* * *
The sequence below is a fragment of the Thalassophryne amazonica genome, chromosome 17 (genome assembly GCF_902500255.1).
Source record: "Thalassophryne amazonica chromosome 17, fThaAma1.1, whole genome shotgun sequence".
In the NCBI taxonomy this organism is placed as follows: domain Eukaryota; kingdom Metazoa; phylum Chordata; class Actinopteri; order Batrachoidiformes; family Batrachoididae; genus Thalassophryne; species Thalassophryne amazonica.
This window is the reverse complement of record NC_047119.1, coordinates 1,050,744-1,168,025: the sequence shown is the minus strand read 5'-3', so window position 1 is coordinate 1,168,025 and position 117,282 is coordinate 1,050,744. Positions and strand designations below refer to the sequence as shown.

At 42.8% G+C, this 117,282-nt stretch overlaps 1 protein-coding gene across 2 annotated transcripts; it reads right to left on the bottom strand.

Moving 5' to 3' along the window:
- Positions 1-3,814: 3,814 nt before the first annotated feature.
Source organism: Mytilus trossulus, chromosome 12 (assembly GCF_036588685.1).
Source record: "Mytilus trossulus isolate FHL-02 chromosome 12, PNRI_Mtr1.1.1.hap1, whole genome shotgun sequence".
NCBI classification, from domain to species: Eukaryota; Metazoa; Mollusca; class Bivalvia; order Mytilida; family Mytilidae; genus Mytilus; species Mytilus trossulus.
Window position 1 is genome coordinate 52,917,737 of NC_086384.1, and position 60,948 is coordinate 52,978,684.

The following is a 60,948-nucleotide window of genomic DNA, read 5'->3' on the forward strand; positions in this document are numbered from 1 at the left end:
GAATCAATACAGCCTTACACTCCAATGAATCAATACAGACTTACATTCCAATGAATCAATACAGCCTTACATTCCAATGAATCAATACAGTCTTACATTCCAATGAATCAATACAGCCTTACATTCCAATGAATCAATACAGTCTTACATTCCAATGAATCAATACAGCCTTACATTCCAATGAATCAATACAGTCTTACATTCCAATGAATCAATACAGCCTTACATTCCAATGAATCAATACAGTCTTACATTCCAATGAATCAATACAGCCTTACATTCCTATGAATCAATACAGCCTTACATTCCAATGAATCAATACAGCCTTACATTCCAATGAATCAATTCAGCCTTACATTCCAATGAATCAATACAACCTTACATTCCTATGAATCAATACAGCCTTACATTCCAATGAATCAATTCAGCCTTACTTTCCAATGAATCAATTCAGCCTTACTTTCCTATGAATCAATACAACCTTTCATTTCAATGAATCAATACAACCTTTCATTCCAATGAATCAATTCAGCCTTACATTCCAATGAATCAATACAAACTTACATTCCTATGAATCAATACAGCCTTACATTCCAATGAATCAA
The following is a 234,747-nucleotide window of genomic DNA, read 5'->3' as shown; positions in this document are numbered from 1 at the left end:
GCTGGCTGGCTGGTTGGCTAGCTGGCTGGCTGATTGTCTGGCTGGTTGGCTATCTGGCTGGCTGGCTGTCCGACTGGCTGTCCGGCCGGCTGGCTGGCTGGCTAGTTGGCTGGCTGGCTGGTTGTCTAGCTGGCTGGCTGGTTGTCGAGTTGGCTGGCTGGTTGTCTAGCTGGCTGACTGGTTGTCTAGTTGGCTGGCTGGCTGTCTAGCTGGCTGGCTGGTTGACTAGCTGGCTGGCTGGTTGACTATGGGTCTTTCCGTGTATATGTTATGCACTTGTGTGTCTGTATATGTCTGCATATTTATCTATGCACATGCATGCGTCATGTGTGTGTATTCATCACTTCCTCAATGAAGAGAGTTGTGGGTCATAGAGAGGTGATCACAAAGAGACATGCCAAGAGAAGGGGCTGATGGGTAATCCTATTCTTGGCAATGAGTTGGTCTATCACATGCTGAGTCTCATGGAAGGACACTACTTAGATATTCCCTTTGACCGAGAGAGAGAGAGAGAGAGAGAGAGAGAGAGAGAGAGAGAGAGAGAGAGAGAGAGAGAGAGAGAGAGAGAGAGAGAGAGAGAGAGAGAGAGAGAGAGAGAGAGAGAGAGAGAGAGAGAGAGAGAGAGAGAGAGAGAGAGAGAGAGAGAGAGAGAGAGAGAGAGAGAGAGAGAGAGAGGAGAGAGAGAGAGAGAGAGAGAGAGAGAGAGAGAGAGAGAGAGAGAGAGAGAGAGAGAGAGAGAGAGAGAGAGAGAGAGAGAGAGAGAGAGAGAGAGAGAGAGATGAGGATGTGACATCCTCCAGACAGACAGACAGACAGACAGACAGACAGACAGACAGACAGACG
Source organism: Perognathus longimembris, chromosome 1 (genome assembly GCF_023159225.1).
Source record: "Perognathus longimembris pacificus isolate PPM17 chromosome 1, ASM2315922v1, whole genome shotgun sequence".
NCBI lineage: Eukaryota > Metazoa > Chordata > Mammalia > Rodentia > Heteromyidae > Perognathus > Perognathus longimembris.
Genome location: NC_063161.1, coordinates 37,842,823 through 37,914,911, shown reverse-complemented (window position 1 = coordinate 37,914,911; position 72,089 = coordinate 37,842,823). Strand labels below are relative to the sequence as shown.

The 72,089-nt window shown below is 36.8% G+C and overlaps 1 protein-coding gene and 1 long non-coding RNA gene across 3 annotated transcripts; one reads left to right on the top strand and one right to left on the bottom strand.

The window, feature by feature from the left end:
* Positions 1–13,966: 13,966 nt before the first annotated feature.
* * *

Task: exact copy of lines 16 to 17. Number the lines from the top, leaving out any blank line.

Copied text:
Source organism: Perognathus longimembris, chromosome 1 (genome assembly GCF_023159225.1).
Source record: "Perognathus longimembris pacificus isolate PPM17 chromosome 1, ASM2315922v1, whole genome shotgun sequence".